After a couple of big years – Linux leaving Beta, support for Qualcomm models, better support for LTE and mobile, better Android phone integration, support for Intel Evo, resizable apps and other Android improvements, KVM and Parallels support, the shift from containers to crosvm and arcvm – this year was relatively quiet, with Steam Alpha and Chrome OS Flex being the major changes. Might be evidence of the platform maturing.

  3. I also posted this question with one of your previous posts about password Notes. Checking out the Notes section with passwords, and it no longer requires a flag to see it using Chrome 106. But, the Notes don’t seem to sync across my devices all signed into the same account, and there is no way to Import Notes in bulk as you can with urls, usernames, and passwords. What do you need to do to be able to access password Notes on Android or on my Chromebook (originally entered in Chrome on my desktop)?

  4. Thank you – this explains why virtual desk never worked for me – I mainly use linux apps on my chromebook. Now at least it tells me why.
    Linux is really a 2nd class citizen on chromebook. A big problem I have is that all windows opened from Crostini open in the center of the screen. It gets tedious to constantly move them to the location I prefer – I have a big monitor and like to arrange my apps so I always know where they are, it increases productivity. The worst is if you use any GNUstep apps. *All* GNUstep menus stack up in the middle of the screen, it’s a real PITA.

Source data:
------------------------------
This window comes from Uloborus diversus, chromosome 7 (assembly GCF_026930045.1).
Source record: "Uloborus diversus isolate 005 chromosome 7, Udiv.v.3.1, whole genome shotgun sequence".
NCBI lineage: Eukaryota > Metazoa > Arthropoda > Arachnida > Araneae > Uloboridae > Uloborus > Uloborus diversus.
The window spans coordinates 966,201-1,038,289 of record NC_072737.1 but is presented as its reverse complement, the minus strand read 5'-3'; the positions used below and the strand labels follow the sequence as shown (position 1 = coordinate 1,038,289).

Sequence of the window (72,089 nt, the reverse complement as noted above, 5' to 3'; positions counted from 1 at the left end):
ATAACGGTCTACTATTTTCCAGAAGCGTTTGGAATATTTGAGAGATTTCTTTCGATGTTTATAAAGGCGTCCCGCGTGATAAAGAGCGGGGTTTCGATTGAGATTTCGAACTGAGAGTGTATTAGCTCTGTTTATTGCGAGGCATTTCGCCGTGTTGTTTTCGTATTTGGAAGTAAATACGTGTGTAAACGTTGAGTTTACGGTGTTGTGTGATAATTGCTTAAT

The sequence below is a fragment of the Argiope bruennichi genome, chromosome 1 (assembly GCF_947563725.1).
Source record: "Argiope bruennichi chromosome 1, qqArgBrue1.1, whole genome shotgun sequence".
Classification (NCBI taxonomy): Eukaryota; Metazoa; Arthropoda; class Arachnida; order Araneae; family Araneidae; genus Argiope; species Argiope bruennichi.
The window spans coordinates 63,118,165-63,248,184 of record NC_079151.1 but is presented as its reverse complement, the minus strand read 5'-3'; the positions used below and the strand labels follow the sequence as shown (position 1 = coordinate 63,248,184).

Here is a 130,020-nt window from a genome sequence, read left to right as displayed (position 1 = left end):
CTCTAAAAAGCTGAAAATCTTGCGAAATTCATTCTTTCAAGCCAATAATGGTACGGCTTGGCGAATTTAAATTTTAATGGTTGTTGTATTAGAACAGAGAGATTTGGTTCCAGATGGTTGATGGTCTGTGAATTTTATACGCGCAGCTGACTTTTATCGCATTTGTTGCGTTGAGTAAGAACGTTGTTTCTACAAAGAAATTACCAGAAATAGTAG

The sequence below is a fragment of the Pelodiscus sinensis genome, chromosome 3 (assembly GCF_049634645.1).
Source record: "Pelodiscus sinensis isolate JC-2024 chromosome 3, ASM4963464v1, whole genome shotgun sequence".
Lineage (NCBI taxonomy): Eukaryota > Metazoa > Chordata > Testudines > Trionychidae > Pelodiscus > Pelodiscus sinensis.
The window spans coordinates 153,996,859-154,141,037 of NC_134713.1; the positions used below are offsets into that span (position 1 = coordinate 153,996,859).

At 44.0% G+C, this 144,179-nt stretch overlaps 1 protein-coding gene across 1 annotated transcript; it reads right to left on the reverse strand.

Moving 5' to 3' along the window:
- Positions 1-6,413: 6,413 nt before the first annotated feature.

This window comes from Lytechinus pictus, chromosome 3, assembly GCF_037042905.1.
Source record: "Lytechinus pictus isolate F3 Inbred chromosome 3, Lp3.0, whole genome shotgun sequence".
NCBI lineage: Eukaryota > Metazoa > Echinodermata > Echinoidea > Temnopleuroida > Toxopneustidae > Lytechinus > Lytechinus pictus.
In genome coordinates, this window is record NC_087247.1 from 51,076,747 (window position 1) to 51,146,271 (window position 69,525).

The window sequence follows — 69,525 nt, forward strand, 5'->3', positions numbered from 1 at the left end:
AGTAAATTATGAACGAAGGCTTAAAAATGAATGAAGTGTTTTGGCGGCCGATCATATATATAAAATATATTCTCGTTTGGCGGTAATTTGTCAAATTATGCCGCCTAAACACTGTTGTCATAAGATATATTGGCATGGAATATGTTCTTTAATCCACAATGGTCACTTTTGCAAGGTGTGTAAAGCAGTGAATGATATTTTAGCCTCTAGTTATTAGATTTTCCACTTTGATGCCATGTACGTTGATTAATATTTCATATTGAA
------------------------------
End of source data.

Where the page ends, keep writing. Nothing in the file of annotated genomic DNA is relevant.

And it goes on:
1. Remember most Chromebooks have 4 GB RAM and 2 (performance) CPU cores. (When they switch from Pentium and Celeron to “Intel Processor” in 2023 and forward, they will only have 4-8 efficiency cores.) Plus there is the old hardware that uses Chrome OS Flex and CloudReady. Such machines don’t have many resources available so they are going to have to prioritize the Chrome browser, the desktop/GUI and Android apps. That precludes making Linux a first class citizen, plus these ChromeOS devices don’t have the horsepower to run very many Linux apps beyond LibreOffice and VLC anyway.

      What does need to happen is for Google to split ChromeOS into two kernels. They already sort of do this: a 32 bit kernel and a 64 bit kernel, with the former used for low end devices, but the 32 bit stuff is going away. They need to make a basic kernel for ARM, Chrome OS Flex, “Intel Computer” and AMD Barcelo Chromebooks where the Linux kernel is just “there” for the few people who need it (most of these devices are going to be education Chromebooks where Linux is policy disabled for security reasons anyway). But for Intel Core i3 and legit AMD CPU models, they are going to need to give Crostini a lot more features and possibly even enable it by default. This is already going to need to happen with Steam gaming, but beyond that it doesn’t seem that Google “wants” to do this. Instead they provide the same terrible Crostini Linux experience to everyone no matter how good the hardware is. The problem is that the terrible experience is the very thing that keeps more people from using it, and in turn more people from switching from macOS and Windows to ChromeOS.

  5. i gave up on my chromebook with chrome os whne they forced me to update and forced me to use arcvm. My chrome book only has a n4020 cpu and using this vm is a resource hog. My battery life is more than cut in half and the chromebook becomes a toaster. Before arcvm everything was good. I can install an older chrome os and all would be ok, but chrome os forced updates when restarted. Now the coimputer sits on a shelf not being used. Big mistake in buying this computer, and if anyone ask me now weathert to buy a chromebook or not, i tells then the problems i have.